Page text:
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Re: An old thread...
« Reply #25 on: June 08, 2010, 01:37:48 PM »
"I have never read The Match, but I know the concept of it. What year was that?"

The so-called "Match" took place in 1956 at Cypress Point. It was as the result of a massive bet between George Coleman and Eddie Lowery (famous as Quimet's miniscule 1913 US Open caddie). Eddie told George at the Crosby at Pebble that his two amateurs, Venturi and Ward, could beat any team period and that he would put something like 10 grand on the line to back it up!

Coleman said to Eddie; "Any team?" Eddie said: "Yeah, any team."

And so Coleman said you have a bet and he brought the team of Hogan and Nelson. They played Venturi and Ward at CPC the next day and it was reputedly one helluva match and some incredible golf and it all came down to the last putt on the last green.

The basic theme was that this particular match was the time that golf finally completely accepted that the best players were no longer some of the amateurs but were now the pros---no question.

The subplot was Harvie Ward and the loss of his amateur status pretty much due to Lowery who was actually on the board of the USGA at the time.

The only one I didn't know that much about was Harvie Ward even though my father knew him pretty well. Man could that guy play! He was just one of those guys who got it done when the time to get it done was at hand.

One of the best lines in the book was just after Harvie Ward's funeral when a young guy came out of the church and saw Venturi and said to him: "Ken, I don't know that much about Harvie Ward as a golfer; tell me about him."

Ken V said to him: "Put it this way; Jack at his best and Harvie at his best; I'd take Harvie every time."


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Re: An old thread...
« Reply #26 on: June 08, 2010, 02:24:06 PM »
I agree with much that Sean says in his reply. There are two factors we've not mentioned about British golf - the World Wars. At the end of both the country was bankrupt and golf clubs were in financial difficulties. Members were scarce. There is another element to the British angle which is that we were not tourists. We did not travel overseas. We did not know what was out there. That began to change in the late 60s when air travel began to be affordable for the ordinary family. It coincided with RTJ building Sotogrande and Henry Cotton Penina. Slowly a new tourist industry grew and embraced all the northern Europeans, looking for warmer weather and better light for their winter golf. What they found was very different from what they were used to at home (I'm including Scandinavia, Germany, the Low Countries, which at that time still had classic courses and traditional clubs). They found resort golf. Not surprisingly, most was on American lines. This coincided with the start of televised golf. We began to see golf from America and with its Palmers and Nicklausen we were smitten. When Jacklin won his US Open it was one of the biggest things to happen in British golf. It was on a new course. It must be better than anything we have - it is, after all, American.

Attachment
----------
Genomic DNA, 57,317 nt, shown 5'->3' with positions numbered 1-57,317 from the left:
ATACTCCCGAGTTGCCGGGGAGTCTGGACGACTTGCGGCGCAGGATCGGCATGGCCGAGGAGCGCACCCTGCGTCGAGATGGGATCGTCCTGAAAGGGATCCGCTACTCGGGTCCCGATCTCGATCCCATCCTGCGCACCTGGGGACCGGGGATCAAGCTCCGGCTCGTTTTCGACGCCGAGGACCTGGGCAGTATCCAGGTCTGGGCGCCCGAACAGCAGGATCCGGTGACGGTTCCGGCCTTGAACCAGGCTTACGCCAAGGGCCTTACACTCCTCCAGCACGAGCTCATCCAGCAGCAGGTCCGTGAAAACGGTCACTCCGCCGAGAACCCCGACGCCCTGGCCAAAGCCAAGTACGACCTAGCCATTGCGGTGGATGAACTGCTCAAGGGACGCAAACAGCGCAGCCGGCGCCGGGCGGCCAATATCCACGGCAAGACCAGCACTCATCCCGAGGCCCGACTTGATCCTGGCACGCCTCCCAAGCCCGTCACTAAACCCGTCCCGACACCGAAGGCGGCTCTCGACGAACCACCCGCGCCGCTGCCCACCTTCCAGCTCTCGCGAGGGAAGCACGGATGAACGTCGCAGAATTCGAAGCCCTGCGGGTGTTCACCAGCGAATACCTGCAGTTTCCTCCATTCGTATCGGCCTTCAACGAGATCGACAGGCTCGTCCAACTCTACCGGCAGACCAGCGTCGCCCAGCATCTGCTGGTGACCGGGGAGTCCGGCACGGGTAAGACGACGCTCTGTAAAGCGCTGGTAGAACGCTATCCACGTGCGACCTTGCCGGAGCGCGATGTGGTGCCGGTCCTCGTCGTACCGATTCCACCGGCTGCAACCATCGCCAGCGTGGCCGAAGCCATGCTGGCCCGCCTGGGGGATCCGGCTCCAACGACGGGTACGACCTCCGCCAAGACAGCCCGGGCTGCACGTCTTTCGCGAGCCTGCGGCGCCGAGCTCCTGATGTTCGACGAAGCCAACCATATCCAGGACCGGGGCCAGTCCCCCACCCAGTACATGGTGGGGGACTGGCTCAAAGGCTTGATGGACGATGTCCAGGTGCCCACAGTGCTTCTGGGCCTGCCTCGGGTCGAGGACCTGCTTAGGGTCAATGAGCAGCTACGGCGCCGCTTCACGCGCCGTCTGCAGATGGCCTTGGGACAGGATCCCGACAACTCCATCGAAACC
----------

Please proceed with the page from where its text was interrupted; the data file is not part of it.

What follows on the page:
Americans cleaned up much of the early design work. RTJ was idolised in Europe and he, his sons, von Hagge and others got most of the big design jobs in Europe. For better or worse, lakes and fountains, eye-candy bunkers, seriously watered greens and all the other trappings were rampant and welcomed by the new generation of visitors whose home courses stimped at 2 or 3, whose bunkers were raked once a week, where drainage was seriously problematic and carts and buggies hadn't been thought of. Inevitably the new generation of British courses were designed by Americans - St Mellion, East Sussex National, Oxfordshire, Carden Park and so on - and you could easily believe you were in some resort abroad, if only the weather were not so frightful. Then came the explosion of Florida as a holiday destination for Brits. Golfing Brits discovered it too and many still think it is the best place on earth. They are not going to get to play Merion, Shinnecock, Crystal Downs or Prairie Dunes, so they have no inkling that there are fabulous traditional designs out there. American golf to Brits is alligators, island greens and the rest and what we see on TV from the tour confirms that. What we see on TV of the European tour is also American golf. We've been catching up. 40 years after we first saw it on TV we now have American style courses on which our professionals  demonstrate their talents. If Rose can win at Muirfield Village, McDowell can do it at Celtic Manor.

We take most of our 'improvements' from America - not just golf, but guns and all those wonderful things we see on American TV because we can't be bothered to make our own programmes. America is 40 years ahead of us in appreciating proper golf course architecture. Unfortunately I won't be here in 2050 to witness the restoration movement coming to Britain. Rather more unfortunately there will be even fewer records available in golf club archives to link our long-neglected courses with Braid, Vardon, MacKenzie, Fowler, Simpson, Herd and the rest. Having been mixed up in umpteen centenary books I am aware of how little archival material has been kept. I am also aware that in most cases these architects were not held in particularly high regard by the clubs employing them. They were tradesmen who were payed for their work in the same way that the brewer was paid to supply beer. They were simply a line in an accounts book - if it survives. 


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